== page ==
Not knowing how to edit PDF files in a design studio will be a real drawback. Studios often have to edit PDF documents in order to alter a document created by someone else, or to make a last minute change without having to return to the source files. This page explains how to make more complex changes to text and objects using Adobe Creative Suite.
The best way to edit a PDF file (without actually recreating it from the source files) is by using a combination of Acrobat, Illustrator and Photoshop, depending on what you need to do. If you only have Adobe Acrobat your options will be limited, but you can still make simple text and layout changes. To find out more, go to the tutorial on How to Edit PDF Documents Part One: Using Adobe Acrobat to edit PDF files.
As explained in the previous article, below is an example of a simple business card created (and opened) in InDesign. All the elements on the page have been selected to give you an idea of how it is constructed. The logo (top left) is an Illustrator EPS file with the text converted to outlines. The image on the right is a 300 DPI CMYK TIFF file saved in Photoshop, and the remaining text has been placed in two separate text boxes. The red and yellow background boxes and white lines have been created and placed in InDesign. In short, this is a fairly typical, simple layout.
If you want to know how to edit PDF files using Acrobat's Advanced Editing Tools (prior to Acrobat X, for Advanced, read Simple), check out How to Edit PDFs Part One: Using Adobe Acrobat to edit PDF files. The rest of this page will focus on how to edit PDF files in Photoshop and with the help of the remainder of the Creative Suite. Acrobat accesses Illustrator and Photoshop and uses them as super-advanced plug-ins. When you edit an element within a PDF file, Acrobat determines which program will be best to use as the editor, and it calls it up.
If you need to change more than one word or line of text in a PDF file, you'll run into trouble if you are just using Acrobat's built-in Advanced Editing Tools (TOOLS/ADVANCED EDITING) unless you're using Adobe Acrobat X Pro. Otherwise, the best thing to do is to edit the elements using Illustrator, accessed from Acrobat (9 or earlier). To do this, open your PDF file. From the Advanced Tools palette, select TOUCHUP OBJECT TOOL. Without selecting any individual item, right-click anywhere on the page (or on the paste board). A dropdown menu will appear. Select EDIT PAGE... If this option doesn't appear, make sure you haven't accidentally selected anything on the page - and try again.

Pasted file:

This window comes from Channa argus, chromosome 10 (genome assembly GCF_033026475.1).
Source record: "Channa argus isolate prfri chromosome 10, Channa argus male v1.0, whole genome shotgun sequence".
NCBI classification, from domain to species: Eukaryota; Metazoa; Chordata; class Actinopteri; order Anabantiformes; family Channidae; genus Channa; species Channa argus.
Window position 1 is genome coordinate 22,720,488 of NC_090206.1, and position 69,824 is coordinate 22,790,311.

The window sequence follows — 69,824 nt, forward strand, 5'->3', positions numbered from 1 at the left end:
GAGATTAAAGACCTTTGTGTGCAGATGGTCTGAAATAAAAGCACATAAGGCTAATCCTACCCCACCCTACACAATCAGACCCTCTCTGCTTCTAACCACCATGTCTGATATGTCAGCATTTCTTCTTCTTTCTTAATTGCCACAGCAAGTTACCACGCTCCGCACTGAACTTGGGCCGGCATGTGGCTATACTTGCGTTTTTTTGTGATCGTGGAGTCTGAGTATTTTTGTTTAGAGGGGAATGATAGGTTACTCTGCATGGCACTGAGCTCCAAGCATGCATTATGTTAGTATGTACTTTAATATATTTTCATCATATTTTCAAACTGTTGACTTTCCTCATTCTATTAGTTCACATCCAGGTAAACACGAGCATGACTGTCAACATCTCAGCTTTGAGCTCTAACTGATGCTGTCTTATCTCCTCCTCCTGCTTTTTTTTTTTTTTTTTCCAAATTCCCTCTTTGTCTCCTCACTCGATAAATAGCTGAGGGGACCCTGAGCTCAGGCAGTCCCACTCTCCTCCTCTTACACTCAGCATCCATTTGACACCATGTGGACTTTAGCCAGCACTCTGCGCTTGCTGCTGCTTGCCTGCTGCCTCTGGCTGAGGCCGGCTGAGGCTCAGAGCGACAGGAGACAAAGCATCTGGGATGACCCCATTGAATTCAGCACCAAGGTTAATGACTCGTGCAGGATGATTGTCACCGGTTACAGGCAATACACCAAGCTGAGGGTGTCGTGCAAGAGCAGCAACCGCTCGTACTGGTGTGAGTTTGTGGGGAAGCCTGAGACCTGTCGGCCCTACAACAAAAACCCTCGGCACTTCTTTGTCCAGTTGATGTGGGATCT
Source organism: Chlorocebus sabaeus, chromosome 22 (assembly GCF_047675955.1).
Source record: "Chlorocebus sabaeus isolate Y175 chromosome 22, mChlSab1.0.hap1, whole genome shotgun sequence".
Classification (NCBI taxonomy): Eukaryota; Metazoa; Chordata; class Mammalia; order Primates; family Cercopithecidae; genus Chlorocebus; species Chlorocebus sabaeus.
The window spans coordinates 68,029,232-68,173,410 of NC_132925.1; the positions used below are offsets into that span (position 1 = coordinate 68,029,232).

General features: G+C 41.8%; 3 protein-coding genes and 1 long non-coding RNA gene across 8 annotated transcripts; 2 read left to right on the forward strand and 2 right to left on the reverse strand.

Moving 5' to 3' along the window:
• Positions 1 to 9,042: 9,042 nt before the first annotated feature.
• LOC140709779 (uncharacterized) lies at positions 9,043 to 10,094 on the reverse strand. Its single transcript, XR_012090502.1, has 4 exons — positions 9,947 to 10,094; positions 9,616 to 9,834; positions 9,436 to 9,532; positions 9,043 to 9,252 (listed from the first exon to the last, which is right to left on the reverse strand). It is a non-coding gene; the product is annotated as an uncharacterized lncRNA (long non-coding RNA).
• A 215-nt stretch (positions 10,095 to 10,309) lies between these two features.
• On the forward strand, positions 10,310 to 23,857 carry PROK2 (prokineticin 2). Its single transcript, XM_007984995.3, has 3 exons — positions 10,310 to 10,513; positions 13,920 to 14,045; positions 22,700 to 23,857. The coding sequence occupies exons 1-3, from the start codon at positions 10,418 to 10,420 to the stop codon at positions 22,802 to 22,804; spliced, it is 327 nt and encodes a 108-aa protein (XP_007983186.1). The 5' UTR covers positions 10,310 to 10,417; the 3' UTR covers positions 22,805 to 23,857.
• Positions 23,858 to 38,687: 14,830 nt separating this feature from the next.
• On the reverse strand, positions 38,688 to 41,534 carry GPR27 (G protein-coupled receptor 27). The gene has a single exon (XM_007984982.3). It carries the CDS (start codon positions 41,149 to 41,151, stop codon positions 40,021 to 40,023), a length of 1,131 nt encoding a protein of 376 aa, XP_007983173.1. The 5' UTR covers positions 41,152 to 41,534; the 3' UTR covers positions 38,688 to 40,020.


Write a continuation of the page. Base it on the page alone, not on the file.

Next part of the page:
When you select EDIT PAGE, all elements will be selected automatically and a new temporary file will be opened in Adobe Illustrator. Before making any changes, take a look at how everything is laid out. Use Illustrator's Direct Selection Tool and drag around everything on the page. The first thing to note is that the text is not conveniently arranged in text box blocks. Whole words (and often individual letters) have been isolated, making it impossible to 'select all' using the type tool:
This means that the best way to replace the text is to delete the old and add the new in a wrapping text box. But you need to make sure you're using the same font and attributes. For example, let's say you want to edit the address (bottom right). To do this, select Illustrator's Type Tool and select some text from the first line (in this case, 'plum green').
Copy the text, drag/create a new empty text box on the paste board and paste the text into it. This is just to retain the style. Now type (or paste using plain text) the revised address over the top. Use the Direct Selection Tool to delete the old text. Please note that if you use the black Selection Tool instead, you'll end up deleting everything on the page instead of individual elements.
Position the new text box appropriately:
You can now select FILE/SAVE and close the temporary file. When you return to Acrobat, you'll see that the changes have been adopted. You can also change the typeface, and when you return to Acrobat the new face will appear in the embedded fonts list (FILE/PROPERTIES/Fonts Tab). Obviously, whilst in Illustrator you can edit any other elements in the same session if you need to.
If you have any doubts at all about the integrity of the fonts, convert them to outlines before saving the temporary file and returning to Acrobat (TYPE/CREATE OUTLINES). Please note, however, that if you want to make further edits to the text this will no longer be possible if they have been converted to paths in this way. Make sure you make a copy of the original PDF file before altering it.
If you want to edit the photo in the PDF file, you'll need Photoshop.
To edit images from within Acrobat, open the PDF file. Select the TOUCHUP OBJECT TOOL and right-click on the image you want to alter. Select EDIT IMAGE... A warning will appear about flattening images:
And then the image will open in Photoshop:
Don't change the size or shape of the image - just make the alterations using the existing settings. Let's say for example I want to convert the image to Grayscale from CMYK. To get good results, the best way to do this in CS3 is to use the Black & White option under IMAGE/ADJUSTMENTS. This is only available under IMAGE/ADJUSTMENTS/BLACK & WHITE and play with the sliders until I'm happy. Next I convert it to Grayscale (IMAGE/MODE/RGB COLOR).RGB color mode though, so first I'll need to convert the image to RGB (IMAGE/MODE/RGB COLOR). Then I'll select
Now select FILE/SAVE (not SAVE AS...) and close the image. The changes are adopted by the PDF file in Acrobat, which you can now save and close.
These are the most common and useful methods of editing a PDF file, other than actually recreating the document from scratch. For simpler editing within Adobe Acrobat, see How to Edit PDF Documents Part One: Edit PDFs Using Adobe Acrobat.